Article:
About Toni Mari:
I was born in May, so my Chinese zodiac sign is, wait for it, the horse. My connection to horses goes deeper than just training them. I think like a horse. I crave company. I like routine. I’m easily bored and look around to create my own excitement. I could eat cereal for breakfast, lunch and dinner. And I need the outdoors, especially grassy land. When I’m driving, I find myself studying grassy lawns and highway medians, assessing the quality of forage and imagining fencing it in for my beasts to feast on. “Boy,” I think to myself, “Valentin would enjoy sticking his nose in that grass.” I worked in Philadelphia for a few years, and became miserable. Too much cement!
My horses live in my backyard. The window next to my desk looks out on my pastures. When I need inspiration, I simply pull back the curtain and gaze at my horses. I absorb their tranquility and joy. They are, of course, grazing. If the door is open, I call their names. They will obligingly lift their heads and with a switch of their tails, tell me to get back to work.
What inspires you to write?
I have spent years training horses and kids and it has never been boring. I want to share the heart wrenching feelings of bonding with a horse and the exhilaration of participating in a show. The ribbons and trophies barely scratch the surface of the blood, sweat and tears that go into equestrian sports. Every time I am with horses, I have an exciting moment to share. I want to inspire and entertain readers with my stories.
Tell us about your writing process.
I have used each method, outlining and seat of the pants, and flip flop between the two as I write. I begin with a brief, basic outline, start writing scenes that are occupying my mind, and then go back and toy with the outline. I follow the outline again, until a scene I am writing inspires a new story line, so I go back to the outline and work it in. Often, the new inspiration comes from introducing a new character or writing a situation with an old one that needs to be expanded. Sometimes, I will take one character and follow them through my whole outline, making sure their story line is consistent and complete. I use Scrivener, which I am learning and like a lot, and I also use Word and handwritten notes. In Scrivener, if I write a line describing something about a character, I copy it and paste it in the character’s document to keep track of the little defining details, such as who has light brown eyes and a pointy chin, etc. I have bad short term memory, and double check my details often.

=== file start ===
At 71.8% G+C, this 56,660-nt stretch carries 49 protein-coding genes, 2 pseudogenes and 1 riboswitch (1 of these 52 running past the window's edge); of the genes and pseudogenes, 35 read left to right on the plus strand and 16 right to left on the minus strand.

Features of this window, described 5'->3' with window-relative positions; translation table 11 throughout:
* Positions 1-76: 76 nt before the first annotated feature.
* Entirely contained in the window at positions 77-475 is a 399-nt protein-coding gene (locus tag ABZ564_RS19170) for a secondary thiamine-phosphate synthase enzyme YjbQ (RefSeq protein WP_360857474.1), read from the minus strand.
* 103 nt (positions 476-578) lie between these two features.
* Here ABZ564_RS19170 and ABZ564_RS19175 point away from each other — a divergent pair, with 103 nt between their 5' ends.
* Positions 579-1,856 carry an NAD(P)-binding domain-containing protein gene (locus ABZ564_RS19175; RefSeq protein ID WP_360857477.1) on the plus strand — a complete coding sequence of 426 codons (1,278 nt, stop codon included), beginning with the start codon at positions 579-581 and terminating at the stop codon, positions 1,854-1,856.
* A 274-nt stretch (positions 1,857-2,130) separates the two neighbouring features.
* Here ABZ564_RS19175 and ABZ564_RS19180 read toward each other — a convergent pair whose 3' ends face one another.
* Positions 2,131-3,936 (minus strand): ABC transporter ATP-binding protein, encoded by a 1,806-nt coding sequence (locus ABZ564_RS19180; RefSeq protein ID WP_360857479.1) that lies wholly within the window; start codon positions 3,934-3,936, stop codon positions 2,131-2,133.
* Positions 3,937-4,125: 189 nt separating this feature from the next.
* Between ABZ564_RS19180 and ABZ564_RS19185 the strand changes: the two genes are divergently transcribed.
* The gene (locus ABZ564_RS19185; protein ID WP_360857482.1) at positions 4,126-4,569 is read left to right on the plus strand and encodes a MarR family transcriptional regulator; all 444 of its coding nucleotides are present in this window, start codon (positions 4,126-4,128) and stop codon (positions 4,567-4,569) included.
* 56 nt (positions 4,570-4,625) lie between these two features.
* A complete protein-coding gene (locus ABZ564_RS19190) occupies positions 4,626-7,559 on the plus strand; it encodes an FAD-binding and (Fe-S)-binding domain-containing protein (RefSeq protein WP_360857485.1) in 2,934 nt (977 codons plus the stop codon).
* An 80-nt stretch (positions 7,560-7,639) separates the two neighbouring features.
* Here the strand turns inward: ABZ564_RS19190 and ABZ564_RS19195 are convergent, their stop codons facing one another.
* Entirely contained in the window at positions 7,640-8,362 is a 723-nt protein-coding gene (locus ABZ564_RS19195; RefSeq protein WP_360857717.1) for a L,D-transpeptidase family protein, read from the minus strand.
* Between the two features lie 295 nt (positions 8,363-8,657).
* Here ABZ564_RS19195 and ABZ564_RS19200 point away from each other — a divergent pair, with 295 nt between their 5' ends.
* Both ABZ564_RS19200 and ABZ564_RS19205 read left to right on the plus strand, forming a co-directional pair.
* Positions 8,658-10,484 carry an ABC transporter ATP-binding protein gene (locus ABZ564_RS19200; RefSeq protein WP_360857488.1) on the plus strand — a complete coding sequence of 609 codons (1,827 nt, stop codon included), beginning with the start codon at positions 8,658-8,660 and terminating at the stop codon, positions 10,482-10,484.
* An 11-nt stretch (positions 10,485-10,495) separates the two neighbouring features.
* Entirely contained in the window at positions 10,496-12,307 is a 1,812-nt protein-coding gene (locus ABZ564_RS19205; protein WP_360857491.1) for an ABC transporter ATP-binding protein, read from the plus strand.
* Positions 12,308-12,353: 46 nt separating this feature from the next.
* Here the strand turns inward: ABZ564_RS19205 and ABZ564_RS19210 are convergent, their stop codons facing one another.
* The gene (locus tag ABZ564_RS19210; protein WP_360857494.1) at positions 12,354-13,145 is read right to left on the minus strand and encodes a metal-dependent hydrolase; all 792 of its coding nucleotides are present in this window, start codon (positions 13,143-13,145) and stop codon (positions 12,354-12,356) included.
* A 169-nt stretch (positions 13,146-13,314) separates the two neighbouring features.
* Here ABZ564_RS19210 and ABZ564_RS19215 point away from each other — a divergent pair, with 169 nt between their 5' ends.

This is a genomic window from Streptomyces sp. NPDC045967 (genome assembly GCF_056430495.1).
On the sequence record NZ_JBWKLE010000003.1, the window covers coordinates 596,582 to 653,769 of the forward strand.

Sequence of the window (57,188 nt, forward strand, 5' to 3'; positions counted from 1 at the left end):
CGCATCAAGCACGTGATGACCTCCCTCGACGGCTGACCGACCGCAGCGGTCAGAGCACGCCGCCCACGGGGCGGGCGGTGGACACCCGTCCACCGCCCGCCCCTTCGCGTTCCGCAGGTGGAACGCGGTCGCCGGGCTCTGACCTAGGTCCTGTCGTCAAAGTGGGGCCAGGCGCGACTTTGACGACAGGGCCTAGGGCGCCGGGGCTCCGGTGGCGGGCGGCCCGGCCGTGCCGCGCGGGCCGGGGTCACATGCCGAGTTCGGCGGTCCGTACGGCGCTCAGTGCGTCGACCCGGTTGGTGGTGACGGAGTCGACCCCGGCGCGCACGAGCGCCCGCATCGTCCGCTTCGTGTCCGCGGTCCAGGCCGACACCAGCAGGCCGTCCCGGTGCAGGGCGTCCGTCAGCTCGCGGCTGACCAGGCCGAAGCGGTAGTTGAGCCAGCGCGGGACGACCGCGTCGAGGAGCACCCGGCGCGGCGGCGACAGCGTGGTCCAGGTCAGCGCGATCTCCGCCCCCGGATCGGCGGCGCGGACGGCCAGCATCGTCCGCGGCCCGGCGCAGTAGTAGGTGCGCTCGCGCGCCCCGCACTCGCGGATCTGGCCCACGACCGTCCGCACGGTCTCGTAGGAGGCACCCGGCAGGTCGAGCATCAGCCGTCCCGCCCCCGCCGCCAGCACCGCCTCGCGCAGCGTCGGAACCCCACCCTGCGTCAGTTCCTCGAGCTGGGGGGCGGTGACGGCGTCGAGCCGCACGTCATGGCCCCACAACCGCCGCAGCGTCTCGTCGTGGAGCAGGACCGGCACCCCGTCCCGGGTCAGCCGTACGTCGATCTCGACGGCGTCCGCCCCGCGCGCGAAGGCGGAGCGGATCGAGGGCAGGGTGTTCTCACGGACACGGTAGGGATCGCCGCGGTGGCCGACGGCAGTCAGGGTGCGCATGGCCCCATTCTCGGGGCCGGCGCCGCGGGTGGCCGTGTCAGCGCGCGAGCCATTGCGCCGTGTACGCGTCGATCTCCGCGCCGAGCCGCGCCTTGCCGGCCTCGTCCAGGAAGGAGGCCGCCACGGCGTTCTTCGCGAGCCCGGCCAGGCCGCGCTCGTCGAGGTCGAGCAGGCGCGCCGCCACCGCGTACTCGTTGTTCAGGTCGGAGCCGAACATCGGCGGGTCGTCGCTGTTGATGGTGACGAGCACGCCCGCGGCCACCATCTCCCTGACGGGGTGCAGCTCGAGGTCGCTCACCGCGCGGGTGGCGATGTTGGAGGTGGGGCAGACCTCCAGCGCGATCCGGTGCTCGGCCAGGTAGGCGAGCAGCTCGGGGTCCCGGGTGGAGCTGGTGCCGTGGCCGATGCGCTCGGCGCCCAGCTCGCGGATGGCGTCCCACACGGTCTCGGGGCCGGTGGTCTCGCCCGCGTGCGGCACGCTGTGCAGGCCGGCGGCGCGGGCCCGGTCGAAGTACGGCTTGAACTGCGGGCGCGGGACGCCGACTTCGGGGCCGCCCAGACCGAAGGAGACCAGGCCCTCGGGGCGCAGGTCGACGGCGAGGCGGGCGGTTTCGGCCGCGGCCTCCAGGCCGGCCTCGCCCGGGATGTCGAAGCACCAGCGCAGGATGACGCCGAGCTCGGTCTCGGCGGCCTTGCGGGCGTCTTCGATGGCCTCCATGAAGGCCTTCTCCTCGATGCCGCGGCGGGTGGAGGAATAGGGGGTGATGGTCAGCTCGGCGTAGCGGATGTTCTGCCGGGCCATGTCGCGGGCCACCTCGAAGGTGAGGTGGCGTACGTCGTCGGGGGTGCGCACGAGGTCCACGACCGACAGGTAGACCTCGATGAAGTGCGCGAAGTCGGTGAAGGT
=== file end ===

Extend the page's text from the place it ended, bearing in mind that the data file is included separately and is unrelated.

For Fiction Writers: Do you listen (or talk to) to your characters?
I do ask my characters questions. I also say dialog out loud to see what it sounds like as well as acting out reactions physically to make sure they are believable.
What advice would you give other writers?
Check and double check the details of your descriptions. I lose my involvement in a story when a scene stops being believable. Did you say the character was tired, then how would they have the energy to pace the room? Did you say the sun was shining and it was hot, then why would the character zip up their jacket? That kind of thing. Beta readers help with these details, because they bring a first impression that the writer can never have since the story has been in her head for months.
How did you decide how to publish your books?
I started out doing the traditional route with agent queries. I did have some positive responses, but they took such a long time that I self-published while I was waiting. The fact that an agent requested to see my book, read it and took the time to write back some suggestions for improvement encouraged me to believe that my stories were worth writing, and rewriting. Once I self-published and experienced the flexibility and control I had over my work, I became reluctant to turn it over to someone else. But to be successful doing it yourself, you must be prepared to work hard and take a distant, professional view of your work once it is done. You are not your book. Step back and hear the response you get from every reader, pro or friend, because if you want to sell your books, You have to be willing to tear out parts you may like if they do not communicate to your reader. I listen to every comment and decide if my intent was misunderstood or if that was exactly the way I meant for them to feel.
What do you think about the future of book publishing?
People will always read and they want fresh, up to date, relevant stories. Keep up with the times, learn what the people want and include it in your work. Book publishing is changing just like every other industry out there. Technology drives the change, but there will always be reading.
What do you use?: Professional Editor, Professional Cover Designer, Beta Readers
What genres do you write?: Teen and women’s fiction
What formats are your books in?: Both eBook and Print